Jamie Oliver has a new book out. About how to save money on your food shopping. Invariably the media has been full of it this week. And Oliver is incredibly savvy when it comes to publicity – he’s given a copy to every library in the country for a start – so there’s really been no avoiding it.
Now, I should state that I don’t dislike Jamie Oliver. I have a couple of his books, I like the thing he does with the young people in his restaurants, I thought the school dinners thing was good. His heart’s clearly in the right place. My problem is with the media types who’ve been commenting on the new book this week.
I don’t know how many times I’ve seen the phrase “imagine what a Sicilian peasant could do with that…” while discussing the food budget of a typical poor family. This makes me so cross I don’t even know where to start. Well I do.
First of all, can anyone explain why we should be glorifying the poor in another country? It’s patronising and serves no purpose except to demean people. It’s also reminiscent of those ridiculous scenes in Titanic where the Irish working class are having a great time in steerage while the posh types upstairs are stultifyingly dull. “They may be poor, downtrodden and about to be banned from all the lifeboats, but boy can they party…” Well this is the equivalent. “They might be dirt poor and stuck on this island for the rest of their lives but their bean soup, my it’s delicious!”
I have no idea when the last time was that anyone was taught proper useful day to day cooking at school but it didn’t happen when I was a scholar and that was a while ago. And we’re hardly renowned worldwide for our sensible, nutritious and delicious approach to food so many people aren’t going to have been as lucky as me and have family to pass on recipes and cooking techniques. The culture here isn’t one of making the best of what there is in the cupboard and that kind of thing doesn’t change overnight for all the efforts of celebrity chefs. The media fuss over a Girl Called Jack a few weeks ago shows that making do on a tiny budget is not what we do well in this country.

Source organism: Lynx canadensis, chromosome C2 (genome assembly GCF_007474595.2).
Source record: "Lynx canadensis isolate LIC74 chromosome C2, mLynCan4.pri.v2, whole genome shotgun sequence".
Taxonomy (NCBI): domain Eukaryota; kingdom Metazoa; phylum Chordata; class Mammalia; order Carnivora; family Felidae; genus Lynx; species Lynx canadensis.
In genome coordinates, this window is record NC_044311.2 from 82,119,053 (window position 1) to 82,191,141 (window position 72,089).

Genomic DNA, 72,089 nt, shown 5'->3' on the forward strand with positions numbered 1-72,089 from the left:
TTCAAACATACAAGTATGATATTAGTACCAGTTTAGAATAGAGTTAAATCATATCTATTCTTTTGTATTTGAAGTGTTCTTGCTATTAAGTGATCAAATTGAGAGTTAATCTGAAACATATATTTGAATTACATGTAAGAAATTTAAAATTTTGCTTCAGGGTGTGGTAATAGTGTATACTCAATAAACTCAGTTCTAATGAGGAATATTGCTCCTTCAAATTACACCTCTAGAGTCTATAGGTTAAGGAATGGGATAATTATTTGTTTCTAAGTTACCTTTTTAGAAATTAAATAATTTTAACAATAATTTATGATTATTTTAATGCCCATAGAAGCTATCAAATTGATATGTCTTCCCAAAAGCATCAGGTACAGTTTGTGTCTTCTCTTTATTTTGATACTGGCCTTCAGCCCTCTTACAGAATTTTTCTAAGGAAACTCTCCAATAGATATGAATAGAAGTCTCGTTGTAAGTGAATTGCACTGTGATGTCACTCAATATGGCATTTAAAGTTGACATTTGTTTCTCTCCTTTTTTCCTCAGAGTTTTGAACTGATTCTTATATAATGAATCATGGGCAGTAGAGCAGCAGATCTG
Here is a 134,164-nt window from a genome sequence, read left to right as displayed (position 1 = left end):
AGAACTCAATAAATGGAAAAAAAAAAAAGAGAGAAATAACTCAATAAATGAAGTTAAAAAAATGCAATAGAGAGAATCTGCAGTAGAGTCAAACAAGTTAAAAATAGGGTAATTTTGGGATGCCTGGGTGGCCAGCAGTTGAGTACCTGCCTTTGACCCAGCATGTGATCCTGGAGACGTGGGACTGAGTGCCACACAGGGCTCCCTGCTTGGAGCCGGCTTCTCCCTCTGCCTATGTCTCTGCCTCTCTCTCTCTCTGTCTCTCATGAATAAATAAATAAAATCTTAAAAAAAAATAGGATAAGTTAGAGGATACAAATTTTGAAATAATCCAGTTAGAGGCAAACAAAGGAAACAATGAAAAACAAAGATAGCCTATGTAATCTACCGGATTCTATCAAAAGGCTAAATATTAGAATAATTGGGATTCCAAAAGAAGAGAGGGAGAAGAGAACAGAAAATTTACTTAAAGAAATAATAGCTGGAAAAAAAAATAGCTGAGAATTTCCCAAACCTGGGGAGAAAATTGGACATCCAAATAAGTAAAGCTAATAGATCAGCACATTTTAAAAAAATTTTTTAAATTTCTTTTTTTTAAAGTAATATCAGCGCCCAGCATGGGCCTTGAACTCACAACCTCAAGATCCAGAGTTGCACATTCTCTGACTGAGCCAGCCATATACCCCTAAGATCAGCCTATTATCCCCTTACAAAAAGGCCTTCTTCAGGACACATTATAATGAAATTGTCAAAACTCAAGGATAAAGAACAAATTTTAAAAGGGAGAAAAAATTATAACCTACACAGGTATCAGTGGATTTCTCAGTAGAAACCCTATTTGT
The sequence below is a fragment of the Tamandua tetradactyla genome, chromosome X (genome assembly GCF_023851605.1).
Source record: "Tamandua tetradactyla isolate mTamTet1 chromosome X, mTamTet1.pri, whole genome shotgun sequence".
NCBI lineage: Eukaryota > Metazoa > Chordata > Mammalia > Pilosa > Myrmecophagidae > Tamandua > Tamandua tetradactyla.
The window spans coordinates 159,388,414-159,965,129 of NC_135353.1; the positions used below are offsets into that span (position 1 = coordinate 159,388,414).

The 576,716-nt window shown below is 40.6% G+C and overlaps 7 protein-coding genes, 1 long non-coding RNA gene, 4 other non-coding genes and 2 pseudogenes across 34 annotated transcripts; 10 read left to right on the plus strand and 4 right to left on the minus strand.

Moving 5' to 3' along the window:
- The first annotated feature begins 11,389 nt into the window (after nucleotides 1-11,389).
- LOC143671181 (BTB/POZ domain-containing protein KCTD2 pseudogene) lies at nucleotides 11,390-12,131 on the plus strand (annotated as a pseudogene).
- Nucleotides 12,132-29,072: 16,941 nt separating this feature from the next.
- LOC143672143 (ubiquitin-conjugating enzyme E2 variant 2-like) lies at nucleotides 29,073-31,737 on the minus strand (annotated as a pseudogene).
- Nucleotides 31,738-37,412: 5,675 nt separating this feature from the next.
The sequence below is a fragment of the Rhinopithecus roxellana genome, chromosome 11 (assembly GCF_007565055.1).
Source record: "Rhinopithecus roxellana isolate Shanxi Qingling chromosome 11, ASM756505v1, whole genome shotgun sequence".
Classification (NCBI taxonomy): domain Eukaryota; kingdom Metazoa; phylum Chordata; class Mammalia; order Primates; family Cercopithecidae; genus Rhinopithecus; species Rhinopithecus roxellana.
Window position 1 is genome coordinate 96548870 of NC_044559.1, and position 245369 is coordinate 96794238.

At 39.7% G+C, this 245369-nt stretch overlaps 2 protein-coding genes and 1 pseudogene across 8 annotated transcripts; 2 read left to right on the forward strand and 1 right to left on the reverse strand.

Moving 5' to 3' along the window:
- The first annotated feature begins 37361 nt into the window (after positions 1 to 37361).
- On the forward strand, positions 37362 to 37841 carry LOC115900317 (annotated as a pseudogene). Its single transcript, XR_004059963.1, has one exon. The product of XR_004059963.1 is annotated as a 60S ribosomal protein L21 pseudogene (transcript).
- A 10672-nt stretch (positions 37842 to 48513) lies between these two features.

As I mentioned a few weeks ago, we’ve been making some cuts to our household budget including food. So far we’ve stuck to it and all’s well. But in order to come in under the mark, we’ve cut one of my favourite rituals – Friday night crap night – where we had a end of the week takeaway/ pizza/ Chinese ready meal or something. Because it was expensive. Takeaways are expensive compared to the amount of nutrition and other food you can get with the same money. But do I feel virtuous? Do I feel happier that I’m not wasting our cash on bad unhealthy food and may lose a spot of weight in the meantime? Do I hell. I want a pizza, dammit. I want a spring roll. I don’t want another helping of fish pie or chick pea stew or vegetable pasta.
Demonising the poor has become more prevalent with the current government, but I’m not sure if this attitude of patronising them isn’t worse. Looking down on people because they don’t meet a certain moral code. If they smoke, they’re not really poor. If they eat takeaways in front of the TV. If they drink. If they do none of those things, well only then are they “allowed” to call themselves poor; anything else, they’re just not trying. A few years ago when satellite TV took off you heard a lot of comments about people who lived in crappy council housing but all had satellite dishes on the front as proof that they weren’t really poor. As if saving the £30 a month would make a radical difference to their housing conditions, especially in London.
Come in at the end of a week where you’ve worked three part time physically demanding, emotionally and intellectually unedifying jobs and tell me you don’t just want to put the TV on and eat something that tastes nice. (Because, don’t forget, all fast food tastes nice – otherwise people wouldn’t eat it would they?) For all you know, that’s what the Sicilian peasants are doing too – a bloody great flat screen TV and a bucket of KFC.